The Canadian government of Justin Trudeau paid a high price when nationalizing the controversial Trans Mountain pipeline last year for $ 4.4 billion (2.9 million euros), according to a report from a public accounts auditing agency released on Thursday.
In front of the bottlenecks in Canada's oil channels and the uncertainty in the oil industry, in August 2018, Ottawa bought the American gas pipeline Kinder Morgan linking the oil fields of Alberta to the Pacific coast, across the rocky mountains.
1,200 km long and currently saturated, the capacity must be tripled, up to 890,000 barrels of oil per day, according to an expansion project. However, the work was slow to begin due to a court decision and strong opposition from a part of the Western Canadian population.
In its report "Trans Mountain Pipeline of Canada: Financial and Economic Considerations," the Office of the Parliamentary Budget (PBO, an independent public official that offers Parliament a permanent audit of public accounts) estimates that the value of the pipeline is between "$ 3.6 billion and $ 4.6 billion. "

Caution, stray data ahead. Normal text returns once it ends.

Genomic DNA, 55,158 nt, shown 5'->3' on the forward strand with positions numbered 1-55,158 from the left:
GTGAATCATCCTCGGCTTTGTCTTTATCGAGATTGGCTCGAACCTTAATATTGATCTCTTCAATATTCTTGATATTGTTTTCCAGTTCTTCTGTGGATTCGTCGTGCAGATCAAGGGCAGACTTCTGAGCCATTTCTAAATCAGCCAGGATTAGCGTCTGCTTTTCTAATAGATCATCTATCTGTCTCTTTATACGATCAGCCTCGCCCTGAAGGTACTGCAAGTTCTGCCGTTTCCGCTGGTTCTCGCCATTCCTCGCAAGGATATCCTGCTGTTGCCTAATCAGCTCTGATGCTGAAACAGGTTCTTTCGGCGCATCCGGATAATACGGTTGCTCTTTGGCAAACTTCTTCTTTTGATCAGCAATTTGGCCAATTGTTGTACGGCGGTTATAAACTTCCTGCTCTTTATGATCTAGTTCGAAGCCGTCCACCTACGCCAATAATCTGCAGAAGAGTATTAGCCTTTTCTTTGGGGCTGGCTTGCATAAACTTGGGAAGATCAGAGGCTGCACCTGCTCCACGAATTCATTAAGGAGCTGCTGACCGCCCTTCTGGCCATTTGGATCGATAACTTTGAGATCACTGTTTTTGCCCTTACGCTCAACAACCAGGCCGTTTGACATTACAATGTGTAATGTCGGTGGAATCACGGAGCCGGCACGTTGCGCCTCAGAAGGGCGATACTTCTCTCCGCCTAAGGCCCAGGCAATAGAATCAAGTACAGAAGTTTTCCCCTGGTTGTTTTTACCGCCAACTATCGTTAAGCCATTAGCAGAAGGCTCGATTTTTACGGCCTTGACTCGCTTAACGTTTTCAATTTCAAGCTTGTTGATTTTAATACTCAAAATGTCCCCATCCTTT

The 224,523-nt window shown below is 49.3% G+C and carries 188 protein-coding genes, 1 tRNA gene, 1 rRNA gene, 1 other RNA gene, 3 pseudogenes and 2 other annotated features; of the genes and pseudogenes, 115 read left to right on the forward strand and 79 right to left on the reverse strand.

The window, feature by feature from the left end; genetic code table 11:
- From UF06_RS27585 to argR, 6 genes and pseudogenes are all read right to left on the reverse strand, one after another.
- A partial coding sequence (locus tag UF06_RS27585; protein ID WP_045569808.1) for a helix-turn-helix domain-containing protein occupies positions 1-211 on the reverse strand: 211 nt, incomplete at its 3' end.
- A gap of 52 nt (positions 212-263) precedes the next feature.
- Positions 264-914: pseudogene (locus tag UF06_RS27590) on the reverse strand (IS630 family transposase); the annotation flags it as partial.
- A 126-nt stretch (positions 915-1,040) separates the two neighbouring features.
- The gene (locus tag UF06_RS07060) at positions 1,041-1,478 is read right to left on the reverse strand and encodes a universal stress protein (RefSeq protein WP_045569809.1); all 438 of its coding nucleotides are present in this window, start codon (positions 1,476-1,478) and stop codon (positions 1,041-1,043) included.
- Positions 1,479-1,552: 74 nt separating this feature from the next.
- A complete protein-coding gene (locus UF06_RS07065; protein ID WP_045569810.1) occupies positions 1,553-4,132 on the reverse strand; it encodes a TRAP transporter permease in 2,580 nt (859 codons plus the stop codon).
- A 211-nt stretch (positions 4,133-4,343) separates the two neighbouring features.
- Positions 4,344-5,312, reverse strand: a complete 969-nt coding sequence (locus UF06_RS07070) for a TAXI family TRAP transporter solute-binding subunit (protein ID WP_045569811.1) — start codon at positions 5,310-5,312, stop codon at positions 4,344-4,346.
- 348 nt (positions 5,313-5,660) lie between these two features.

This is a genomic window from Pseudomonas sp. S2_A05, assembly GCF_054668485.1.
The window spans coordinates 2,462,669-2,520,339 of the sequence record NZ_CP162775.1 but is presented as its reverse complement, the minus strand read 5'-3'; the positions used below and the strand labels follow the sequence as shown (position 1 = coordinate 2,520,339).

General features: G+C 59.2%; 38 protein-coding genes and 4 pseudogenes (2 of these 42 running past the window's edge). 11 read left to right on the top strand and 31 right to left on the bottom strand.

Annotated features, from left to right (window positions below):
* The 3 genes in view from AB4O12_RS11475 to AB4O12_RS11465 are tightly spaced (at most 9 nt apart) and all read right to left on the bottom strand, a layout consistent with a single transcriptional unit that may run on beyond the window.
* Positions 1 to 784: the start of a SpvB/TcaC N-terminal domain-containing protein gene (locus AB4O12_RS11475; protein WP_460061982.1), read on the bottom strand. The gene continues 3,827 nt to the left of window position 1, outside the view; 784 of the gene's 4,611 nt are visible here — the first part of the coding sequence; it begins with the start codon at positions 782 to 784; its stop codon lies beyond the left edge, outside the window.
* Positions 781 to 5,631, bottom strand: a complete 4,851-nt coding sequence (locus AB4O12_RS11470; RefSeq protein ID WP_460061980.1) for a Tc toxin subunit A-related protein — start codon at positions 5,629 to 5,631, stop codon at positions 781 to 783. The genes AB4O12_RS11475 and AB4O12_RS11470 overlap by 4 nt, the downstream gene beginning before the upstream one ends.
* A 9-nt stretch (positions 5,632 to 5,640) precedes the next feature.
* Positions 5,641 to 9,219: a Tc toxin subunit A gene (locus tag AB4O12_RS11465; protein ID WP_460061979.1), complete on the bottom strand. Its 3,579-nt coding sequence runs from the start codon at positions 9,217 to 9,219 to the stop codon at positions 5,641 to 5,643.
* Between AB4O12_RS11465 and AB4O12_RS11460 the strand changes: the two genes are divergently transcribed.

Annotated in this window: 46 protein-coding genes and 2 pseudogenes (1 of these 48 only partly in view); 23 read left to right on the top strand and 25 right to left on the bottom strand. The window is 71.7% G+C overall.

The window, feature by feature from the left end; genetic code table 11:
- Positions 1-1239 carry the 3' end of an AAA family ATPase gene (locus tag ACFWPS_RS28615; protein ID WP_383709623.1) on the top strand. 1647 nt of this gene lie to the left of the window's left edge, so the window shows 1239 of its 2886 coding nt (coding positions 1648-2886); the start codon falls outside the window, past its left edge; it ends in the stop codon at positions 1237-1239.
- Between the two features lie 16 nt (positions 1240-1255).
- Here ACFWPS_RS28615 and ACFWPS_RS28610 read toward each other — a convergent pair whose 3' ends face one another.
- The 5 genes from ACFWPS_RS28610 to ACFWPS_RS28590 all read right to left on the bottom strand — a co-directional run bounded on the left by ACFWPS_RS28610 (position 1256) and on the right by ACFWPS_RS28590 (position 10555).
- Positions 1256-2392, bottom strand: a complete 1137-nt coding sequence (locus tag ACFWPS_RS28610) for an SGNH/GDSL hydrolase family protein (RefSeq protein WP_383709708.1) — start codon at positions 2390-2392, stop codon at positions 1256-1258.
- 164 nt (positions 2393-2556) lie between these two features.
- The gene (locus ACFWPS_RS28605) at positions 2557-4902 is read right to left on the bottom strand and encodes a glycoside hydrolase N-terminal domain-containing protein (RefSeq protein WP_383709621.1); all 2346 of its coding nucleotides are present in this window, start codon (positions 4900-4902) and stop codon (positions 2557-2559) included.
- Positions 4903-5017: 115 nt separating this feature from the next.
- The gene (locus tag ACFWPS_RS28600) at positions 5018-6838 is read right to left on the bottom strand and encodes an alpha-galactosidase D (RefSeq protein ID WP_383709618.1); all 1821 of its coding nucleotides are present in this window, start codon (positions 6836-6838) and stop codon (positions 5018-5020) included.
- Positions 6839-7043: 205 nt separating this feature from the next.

"The Government of Canada paid $ 4,400 million, which is at the top of the gas pipeline range according to our analysis," said PBO Yves Giroux.
The expansion was valued at C $ 7.4 billion in 2016, excluding the purchase of the existing gas pipeline, but the PBO estimates that the new pipeline "would cost $ 9.3 billion to be built and would come into service on December 31, 2021."
At the end of August 2018, the Canadian judicial system sent to this project, which was strategic for the Trudeau government, because it did not sufficiently take into account the fears of the indigenous groups of the region, its environmental consequences, in particular marine fauna.
Ottawa announced in October that he would consult again with the aboriginal communities concerned, hoping to resume work quickly.
"Any delay in construction or any increase in costs will have a downward impact on the value of the pipeline," warned the PBO.
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